“I want to make it clear that Mansoor Ahmad is not the selector of the under-23 team and his son’s selection has nothing to do with him. His son has been doing well and has been in North Zone and National Cricket Academy teams too. I received the HC order only the day before. By the time, the team had already left to play the tournament. I have been asked to be present for the next hearing, and I will be there. Cricket shouldn’t hampered,” Shah said.

In its order, the High Court has said “respondent are restrained from sponsoring the squad for participating in CK Nayudu Trophy under-23 till next date before the Bench.”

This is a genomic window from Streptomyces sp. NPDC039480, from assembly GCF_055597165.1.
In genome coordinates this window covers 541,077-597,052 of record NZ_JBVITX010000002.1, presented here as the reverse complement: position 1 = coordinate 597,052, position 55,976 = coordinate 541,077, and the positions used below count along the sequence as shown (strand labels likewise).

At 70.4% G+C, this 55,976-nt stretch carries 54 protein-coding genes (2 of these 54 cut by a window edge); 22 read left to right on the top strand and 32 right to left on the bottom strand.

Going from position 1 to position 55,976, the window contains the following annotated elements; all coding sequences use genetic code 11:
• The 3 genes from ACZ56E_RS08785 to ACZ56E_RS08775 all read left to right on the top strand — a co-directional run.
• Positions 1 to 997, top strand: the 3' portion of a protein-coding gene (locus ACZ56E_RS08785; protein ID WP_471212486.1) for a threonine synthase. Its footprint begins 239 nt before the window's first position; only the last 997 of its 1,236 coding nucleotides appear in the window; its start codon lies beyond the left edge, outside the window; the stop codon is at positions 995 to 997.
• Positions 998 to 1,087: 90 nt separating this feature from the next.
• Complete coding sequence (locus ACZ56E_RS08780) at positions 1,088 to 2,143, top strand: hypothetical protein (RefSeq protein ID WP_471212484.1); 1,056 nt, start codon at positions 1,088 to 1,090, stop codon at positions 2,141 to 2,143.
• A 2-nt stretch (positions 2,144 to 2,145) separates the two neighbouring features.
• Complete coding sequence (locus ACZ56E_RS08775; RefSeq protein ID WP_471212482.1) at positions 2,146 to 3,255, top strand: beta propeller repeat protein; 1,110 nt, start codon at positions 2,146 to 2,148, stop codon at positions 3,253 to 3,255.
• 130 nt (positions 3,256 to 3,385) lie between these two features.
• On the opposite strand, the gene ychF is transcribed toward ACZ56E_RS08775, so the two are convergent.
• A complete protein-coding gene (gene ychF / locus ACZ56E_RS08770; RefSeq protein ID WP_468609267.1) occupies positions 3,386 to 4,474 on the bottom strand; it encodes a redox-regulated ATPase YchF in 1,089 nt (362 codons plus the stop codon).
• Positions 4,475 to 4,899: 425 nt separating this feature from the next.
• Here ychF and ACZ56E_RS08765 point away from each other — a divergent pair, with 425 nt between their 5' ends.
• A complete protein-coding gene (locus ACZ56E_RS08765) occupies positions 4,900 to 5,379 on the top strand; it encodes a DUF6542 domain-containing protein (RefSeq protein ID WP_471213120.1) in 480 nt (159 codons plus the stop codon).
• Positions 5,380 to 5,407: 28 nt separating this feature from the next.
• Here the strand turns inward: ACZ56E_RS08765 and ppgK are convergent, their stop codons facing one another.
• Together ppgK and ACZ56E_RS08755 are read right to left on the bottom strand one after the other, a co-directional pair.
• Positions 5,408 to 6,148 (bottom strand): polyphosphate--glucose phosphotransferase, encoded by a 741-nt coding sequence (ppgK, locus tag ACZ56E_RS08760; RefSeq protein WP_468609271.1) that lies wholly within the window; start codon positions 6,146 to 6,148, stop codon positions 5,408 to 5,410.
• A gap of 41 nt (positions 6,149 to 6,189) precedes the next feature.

But the JKCA went ahead and picked the team. The state association will be playing all its games away from home as they don’t have proper infrastructure. Mansoor Ahmad, at the centre of the controversy, said the allegation is false. “I am not the selector of the under-23 side. When my son graduated from the under-19 to under-23 age group, I was the first person to inform JKCA that I was recusing myself from selection duties as my son will be part of under-23 teams,” Ahmad said.

(Courtesy: The Indian Express)

Thakur takes dig at Lodha reforms
Citing astonishing capitulation of Nagaland in a women's Under-19 match, former BCCI President Thakur pointed out that not all the reforms were appropriate
BCCI has lost its reputation: Thakur
Recalling his tenure in BCCI, Thakur said that under his presidentship, the BCCI had accepted close to 90 percent of Lodha recommendations